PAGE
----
Pictured above – Visitors at Tech’s Appalachian Center for Craft gaze at the newly-dedicated painting titled “Reminiscences” by the late Sally Crain-Jager

Reminiscences is described as an autobiographical abstract

Smithville – Tennessee Tech University’s Appalachian Center for Craft has new artwork to greet visitors when they enter the lobby: a painting titled “Reminiscences” by the late Sally Crain-Jager.

Sally was a member of Tech’s fine arts faculty from 1967 to 2001. During her tenure, she was instrumental in developing Tech’s Bachelor of Art Education degree and Bachelor of Fine Arts in painting degree. She also managed the Joan Derryberry Art Gallery and served as interim director of the Craft Center.

Kim Winkle, director of the School of Art, Craft and Design and the Appalachian Center for Craft, says when Sally’s husband Bob Jager mentioned donating the painting to the university, she knew the perfect place to display it: a large, prominent wall in the Craft Center’s lobby.

“Sally had a warm and inviting personality,” Winkle said. “I think her painting in the lobby is another way of greeting people into the Craft Center. We’re so honored to be able to feature it and have a piece of Sally with us each day.”

Reminiscences is a large-scale painting comprised of nine panels, and Bob describes it as an autobiographical abstract.

“It’s Sally’s story in a painting,” he said.

Bob explains that Sally liked to include portals – doors and windows – in her paintings. Reminiscences also includes what, at first glance, may appear as dark smudges but they are actually shadows of Sally’s family. Finally, the colors represent the Oklahoma plains where Sally grew up. Bob says Sally’s paintings convey her personality.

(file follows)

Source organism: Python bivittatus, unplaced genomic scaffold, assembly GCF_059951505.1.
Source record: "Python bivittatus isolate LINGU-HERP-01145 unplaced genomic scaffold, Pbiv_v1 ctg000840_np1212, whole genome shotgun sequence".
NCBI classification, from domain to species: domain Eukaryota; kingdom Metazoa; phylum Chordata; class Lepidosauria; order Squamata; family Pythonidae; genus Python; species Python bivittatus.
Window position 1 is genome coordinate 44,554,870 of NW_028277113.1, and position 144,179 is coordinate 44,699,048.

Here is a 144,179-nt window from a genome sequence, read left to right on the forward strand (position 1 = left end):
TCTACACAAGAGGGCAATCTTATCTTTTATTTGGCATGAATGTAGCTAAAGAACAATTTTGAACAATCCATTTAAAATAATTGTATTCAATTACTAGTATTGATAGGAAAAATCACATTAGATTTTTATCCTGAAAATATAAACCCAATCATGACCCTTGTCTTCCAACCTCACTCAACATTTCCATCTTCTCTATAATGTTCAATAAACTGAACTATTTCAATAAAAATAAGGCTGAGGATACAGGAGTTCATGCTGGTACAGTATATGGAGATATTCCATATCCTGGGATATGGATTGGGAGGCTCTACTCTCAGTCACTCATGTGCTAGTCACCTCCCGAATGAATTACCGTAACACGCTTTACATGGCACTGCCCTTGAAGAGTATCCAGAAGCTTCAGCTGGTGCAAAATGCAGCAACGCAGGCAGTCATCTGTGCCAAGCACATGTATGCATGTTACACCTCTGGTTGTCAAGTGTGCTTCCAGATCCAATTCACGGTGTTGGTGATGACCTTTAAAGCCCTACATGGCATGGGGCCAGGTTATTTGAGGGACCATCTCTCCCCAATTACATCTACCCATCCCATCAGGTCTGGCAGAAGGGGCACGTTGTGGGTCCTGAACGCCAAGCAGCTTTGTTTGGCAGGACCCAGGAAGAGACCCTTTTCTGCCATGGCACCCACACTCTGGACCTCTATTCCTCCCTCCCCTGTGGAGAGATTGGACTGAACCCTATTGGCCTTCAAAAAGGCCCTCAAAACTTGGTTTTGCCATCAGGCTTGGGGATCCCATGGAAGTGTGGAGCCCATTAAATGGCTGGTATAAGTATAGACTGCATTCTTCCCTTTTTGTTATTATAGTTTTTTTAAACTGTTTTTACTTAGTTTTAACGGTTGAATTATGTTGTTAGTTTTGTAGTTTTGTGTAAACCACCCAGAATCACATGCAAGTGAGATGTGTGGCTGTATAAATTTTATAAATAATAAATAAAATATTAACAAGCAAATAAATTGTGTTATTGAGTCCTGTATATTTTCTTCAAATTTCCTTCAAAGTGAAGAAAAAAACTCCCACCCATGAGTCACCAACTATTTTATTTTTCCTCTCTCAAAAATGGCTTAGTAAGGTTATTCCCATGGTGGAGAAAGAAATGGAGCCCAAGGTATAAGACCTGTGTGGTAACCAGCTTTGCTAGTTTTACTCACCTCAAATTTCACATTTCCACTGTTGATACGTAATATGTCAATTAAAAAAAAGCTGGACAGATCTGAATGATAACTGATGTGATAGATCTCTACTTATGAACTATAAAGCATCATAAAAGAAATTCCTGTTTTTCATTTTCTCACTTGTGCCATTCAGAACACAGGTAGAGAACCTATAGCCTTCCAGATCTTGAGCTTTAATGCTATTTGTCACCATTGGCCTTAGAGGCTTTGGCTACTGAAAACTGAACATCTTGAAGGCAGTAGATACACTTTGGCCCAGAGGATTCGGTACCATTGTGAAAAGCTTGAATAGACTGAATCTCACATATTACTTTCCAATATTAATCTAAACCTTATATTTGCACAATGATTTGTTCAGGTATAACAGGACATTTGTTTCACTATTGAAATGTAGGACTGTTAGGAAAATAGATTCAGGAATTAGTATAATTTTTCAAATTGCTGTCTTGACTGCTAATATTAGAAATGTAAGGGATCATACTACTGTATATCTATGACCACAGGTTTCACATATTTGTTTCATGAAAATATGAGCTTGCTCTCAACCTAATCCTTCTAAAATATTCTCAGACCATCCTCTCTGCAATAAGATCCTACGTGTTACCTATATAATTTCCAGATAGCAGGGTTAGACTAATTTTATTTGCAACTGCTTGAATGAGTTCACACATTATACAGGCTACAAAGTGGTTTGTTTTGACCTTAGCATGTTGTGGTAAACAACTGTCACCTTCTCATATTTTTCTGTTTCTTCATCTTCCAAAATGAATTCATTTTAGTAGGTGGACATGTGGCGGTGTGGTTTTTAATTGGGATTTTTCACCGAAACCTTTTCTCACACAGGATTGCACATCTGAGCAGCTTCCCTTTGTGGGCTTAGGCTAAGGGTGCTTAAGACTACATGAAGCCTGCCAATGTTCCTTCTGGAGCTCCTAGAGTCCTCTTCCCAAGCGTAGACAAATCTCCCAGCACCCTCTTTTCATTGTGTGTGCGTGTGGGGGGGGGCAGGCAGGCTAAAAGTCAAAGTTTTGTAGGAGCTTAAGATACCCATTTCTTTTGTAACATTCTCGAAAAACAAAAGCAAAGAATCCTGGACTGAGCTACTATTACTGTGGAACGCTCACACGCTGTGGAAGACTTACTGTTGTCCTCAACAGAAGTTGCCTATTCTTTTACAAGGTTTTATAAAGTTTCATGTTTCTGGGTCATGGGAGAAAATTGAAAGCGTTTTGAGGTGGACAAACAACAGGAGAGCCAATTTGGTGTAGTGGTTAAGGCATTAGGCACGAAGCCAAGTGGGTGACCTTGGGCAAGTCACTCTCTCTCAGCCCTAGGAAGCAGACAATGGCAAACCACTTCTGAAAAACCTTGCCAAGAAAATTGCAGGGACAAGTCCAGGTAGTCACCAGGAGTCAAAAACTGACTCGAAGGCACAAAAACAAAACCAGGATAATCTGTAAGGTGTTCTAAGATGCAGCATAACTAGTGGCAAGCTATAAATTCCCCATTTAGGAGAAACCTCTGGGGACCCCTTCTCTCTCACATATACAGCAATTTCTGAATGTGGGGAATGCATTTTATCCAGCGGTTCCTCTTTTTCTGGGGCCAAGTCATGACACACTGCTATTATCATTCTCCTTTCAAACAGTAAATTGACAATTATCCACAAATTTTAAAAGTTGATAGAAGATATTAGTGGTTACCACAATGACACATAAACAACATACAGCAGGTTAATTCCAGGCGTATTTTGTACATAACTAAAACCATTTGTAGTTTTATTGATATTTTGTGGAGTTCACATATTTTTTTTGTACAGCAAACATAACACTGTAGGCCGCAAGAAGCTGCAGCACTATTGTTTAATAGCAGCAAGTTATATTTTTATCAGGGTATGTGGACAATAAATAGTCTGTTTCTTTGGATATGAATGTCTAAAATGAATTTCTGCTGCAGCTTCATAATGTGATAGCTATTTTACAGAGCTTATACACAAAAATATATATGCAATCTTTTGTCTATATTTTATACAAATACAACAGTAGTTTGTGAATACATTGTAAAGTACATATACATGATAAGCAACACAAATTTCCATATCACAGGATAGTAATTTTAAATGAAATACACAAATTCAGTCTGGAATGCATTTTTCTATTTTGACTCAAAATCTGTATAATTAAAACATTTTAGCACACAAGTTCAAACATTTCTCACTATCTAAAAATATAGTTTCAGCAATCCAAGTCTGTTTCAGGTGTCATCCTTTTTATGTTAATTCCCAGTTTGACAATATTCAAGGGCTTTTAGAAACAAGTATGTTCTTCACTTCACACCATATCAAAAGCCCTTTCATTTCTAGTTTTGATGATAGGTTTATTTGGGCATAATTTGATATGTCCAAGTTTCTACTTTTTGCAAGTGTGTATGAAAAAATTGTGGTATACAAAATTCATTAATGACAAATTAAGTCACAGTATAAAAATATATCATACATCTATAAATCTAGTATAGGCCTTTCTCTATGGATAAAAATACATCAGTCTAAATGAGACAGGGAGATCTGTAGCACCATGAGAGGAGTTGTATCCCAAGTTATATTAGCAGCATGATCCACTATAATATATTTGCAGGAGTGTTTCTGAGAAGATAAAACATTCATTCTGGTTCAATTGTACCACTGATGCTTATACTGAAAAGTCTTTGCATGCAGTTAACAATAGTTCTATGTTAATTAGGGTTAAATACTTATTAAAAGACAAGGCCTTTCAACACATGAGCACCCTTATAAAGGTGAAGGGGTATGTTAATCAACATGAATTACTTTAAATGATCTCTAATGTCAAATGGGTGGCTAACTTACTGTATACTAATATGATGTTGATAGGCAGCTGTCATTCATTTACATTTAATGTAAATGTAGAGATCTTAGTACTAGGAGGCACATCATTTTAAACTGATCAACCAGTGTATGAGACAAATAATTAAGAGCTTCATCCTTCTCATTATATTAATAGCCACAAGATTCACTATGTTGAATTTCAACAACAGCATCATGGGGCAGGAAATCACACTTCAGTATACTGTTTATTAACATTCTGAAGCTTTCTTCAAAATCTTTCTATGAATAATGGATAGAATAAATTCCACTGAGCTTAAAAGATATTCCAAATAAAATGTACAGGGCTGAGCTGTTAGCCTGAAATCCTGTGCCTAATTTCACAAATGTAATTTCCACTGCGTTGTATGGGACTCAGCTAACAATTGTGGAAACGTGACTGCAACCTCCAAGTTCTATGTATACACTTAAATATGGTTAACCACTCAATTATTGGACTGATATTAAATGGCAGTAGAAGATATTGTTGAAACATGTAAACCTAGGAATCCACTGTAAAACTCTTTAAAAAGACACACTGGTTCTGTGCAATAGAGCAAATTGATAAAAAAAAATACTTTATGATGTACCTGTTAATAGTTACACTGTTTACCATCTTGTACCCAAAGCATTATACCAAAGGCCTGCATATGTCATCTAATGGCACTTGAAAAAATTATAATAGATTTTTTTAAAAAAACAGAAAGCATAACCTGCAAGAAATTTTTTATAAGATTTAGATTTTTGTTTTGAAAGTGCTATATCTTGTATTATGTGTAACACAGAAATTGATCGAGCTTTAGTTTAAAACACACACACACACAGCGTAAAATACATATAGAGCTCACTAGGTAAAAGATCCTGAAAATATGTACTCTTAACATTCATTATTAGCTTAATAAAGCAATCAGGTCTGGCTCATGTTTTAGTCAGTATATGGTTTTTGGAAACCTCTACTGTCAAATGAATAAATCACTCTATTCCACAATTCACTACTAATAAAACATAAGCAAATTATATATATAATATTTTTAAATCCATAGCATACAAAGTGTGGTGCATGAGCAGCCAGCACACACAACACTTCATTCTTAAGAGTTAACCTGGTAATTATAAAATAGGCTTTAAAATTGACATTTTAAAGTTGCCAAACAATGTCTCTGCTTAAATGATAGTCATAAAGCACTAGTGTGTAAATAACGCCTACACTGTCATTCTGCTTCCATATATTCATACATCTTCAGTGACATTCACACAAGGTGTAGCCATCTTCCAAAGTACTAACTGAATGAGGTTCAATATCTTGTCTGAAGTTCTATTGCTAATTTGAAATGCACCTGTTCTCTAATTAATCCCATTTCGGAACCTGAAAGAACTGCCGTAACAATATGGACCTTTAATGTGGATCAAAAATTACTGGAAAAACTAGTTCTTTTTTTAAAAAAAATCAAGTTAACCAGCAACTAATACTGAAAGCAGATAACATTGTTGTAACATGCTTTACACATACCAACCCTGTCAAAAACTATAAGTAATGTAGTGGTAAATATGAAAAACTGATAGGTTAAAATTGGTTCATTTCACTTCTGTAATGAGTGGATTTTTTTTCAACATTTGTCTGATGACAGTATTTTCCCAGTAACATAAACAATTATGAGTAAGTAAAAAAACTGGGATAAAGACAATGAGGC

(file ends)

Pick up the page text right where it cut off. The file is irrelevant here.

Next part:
“She loved people,” he said. “She loved teaching. She loved sharing her knowledge with others. Even now, I’ll be in the grocery store and one of her former students will come up to me and say, ‘Mr. Jager, I just wanted to tell you how much I miss her.’ Sally loved life tremendously, and it’s in her paintings. I can’t think of a painting of hers that has any negative connotation. It’s all about creativity, life and joy.”

Sally and Bob met at a faculty meeting. Bob jokes it is the best thing he ever got out of a faculty meeting.

The two married in 1993. Bob was a member of Tech’s music faculty, and the two shared a love of the arts. Sally died in 2014, but Bob says he is grateful that people continue to appreciate her art.

Sally’s painting was formally dedicated at the Craft Center Nov. 19, and Bob recalls seeing the painting displayed there for the first time.

“It’s on the wall as you come in the front door, and the neat thing about it is that right across from the painting are windows where natural light shines in,” he said. “The painting really glows.”

Bob said he was able to share a special moment with his late wife at the dedication.

“It was toward the end of the event, and people were starting to leave and things had quieted down,” Bob recalled. “I looked up at the painting in its new home and said, ‘What do you think, honey?’ I know she was there for that.”

Winkle says that although Sally has passed, her presence and impact remain strong at the Craft Center and in the Upper Cumberland arts community.

 “She loved this community and the people in it and of course, Tennessee Tech,” said Bob. “She enriched this community – both the university community and Cookeville itself. For an artist, there’s nothing better that can be said than this: She left the earth a better place.”

Photo courtesy of Tennessee Tech.

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